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Publishers Weekly Review
Curious, practical narrator Lenny Spink lives in a small apartment in an Ohio suburb with her lovable younger brother, Davey, who can't seem to stop growing, and their single mother, who frets endlessly about his ever-increasing size and how she will afford clothes that fit him. With their father MIA and the smarmy Mr. King worming his way into their mother's life, Lenny and Davey find joy and inspiration in the weekly arrival of new sections for the build-it-at-home encyclopedia set they've won. But even as they dream of exploring the world pictured in those colorful pages, it becomes increasingly clear that Davey's puzzling growth spurts may be dangerous. Though Davey's character at times lacks depth and some may be bothered by the illness-as-literary-construct, Foxlee (A Most Magical Girl) surrounds him with characters who are as endearing as they are flawed: the fiercely protective Lenny, whose sharp tongue belies her longing for stable relationships, and Mrs. Gaspar, their meddlesome but doting neighbor. Themes of family and forgiveness are front and center, but the heart of this story-and the magic of it-is the devotion of these two siblings who together navigate the harsh realities of life and loss. Ages 8-12. Agent: Catherine Drayton, InkWell Management. (Apr.) © Copyright PWxyz, LLC. All rights reserved.
School Library Journal Review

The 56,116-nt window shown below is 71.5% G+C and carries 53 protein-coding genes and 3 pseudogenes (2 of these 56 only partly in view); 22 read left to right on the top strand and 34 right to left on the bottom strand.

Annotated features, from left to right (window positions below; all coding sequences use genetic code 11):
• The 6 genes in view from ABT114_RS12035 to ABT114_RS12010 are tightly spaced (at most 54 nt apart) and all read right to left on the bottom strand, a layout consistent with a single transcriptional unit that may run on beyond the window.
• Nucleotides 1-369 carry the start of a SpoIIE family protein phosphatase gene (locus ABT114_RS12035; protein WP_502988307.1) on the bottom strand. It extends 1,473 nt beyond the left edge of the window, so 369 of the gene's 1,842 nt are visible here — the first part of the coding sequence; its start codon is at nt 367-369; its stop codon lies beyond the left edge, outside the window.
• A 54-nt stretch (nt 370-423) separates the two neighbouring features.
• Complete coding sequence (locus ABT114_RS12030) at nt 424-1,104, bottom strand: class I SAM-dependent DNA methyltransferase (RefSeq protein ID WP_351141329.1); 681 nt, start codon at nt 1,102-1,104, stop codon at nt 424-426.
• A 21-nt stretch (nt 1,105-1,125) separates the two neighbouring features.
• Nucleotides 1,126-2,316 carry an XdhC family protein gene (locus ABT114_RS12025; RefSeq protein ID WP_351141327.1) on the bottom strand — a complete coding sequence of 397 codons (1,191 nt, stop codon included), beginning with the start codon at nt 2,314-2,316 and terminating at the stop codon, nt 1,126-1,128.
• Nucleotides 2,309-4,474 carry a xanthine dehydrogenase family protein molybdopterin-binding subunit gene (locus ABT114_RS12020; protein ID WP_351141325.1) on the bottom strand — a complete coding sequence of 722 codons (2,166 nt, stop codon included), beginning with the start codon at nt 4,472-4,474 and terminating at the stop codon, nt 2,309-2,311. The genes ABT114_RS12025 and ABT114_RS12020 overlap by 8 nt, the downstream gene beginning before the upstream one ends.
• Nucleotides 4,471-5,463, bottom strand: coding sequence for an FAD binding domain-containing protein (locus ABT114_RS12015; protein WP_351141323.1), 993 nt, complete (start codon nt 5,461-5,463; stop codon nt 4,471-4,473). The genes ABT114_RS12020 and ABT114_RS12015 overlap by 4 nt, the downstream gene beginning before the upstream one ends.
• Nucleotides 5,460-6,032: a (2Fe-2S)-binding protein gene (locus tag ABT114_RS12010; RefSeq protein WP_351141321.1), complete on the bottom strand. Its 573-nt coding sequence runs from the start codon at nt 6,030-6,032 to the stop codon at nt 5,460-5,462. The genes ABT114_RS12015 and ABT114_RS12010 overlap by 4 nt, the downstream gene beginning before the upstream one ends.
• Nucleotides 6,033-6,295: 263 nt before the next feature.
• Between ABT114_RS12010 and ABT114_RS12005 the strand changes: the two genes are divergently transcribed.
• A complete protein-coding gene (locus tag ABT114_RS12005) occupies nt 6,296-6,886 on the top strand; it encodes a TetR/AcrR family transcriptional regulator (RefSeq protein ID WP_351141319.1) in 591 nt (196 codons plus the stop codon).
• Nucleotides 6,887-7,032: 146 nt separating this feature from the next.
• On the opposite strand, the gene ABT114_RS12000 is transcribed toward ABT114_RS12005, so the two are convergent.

Gr 4-7-Set in Ohio from 1969 to 1977, this novel tells the story of Lenny Spink's family and community, including her mother Cindy, her absentee father, her maternal grandmother Nanny Flora, and her brother Davey, who has a form of gigantism. While Cindy works two jobs to cover necessities, Lenny attends school and Davey stays with Mrs. Gaspar, a Hungarian neighbor who has magical dreams. Lenny and David spend hours poring over an encyclopedia set, dreaming of becoming beetle experts and traveling to Canada, respectively. When Davey starts to experience growing pains, the school nurse encourages Cindy to get a second opinion despite the expense. During Davey's testing and treatment for gigantism, the community unites around him. However, much in Lenny's life remains confusing. She struggles with feeling ashamed of Davey and adrift when he and her mother travel for treatments. Lenny secretly tries to uncover family connections that would lead to her father. Eventually, Lenny learns that people are not always what they look or claim to be. Foxlee's latest is a story of learning how to explore the world with limited resources, the grey areas of human morality, the family that one creates, and grief. Although the struggles that the Spink family faces are often practical in nature, Foxlee's writing is infused with a hint of magic, just as the animals and places that Lenny and Davey read about fill their lives with curiosity and joy. VERDICT This is a well-paced story about perceptions versus reality, and although many readers may deduce the story's end early on, the fully-fledged characters and poignant handling of grief make this a general purchase for most collections.-Liz Anderson, DC Public Library © Copyright 2019. Library Journals LLC, a wholly owned subsidiary of Media Source, Inc. No redistribution permitted.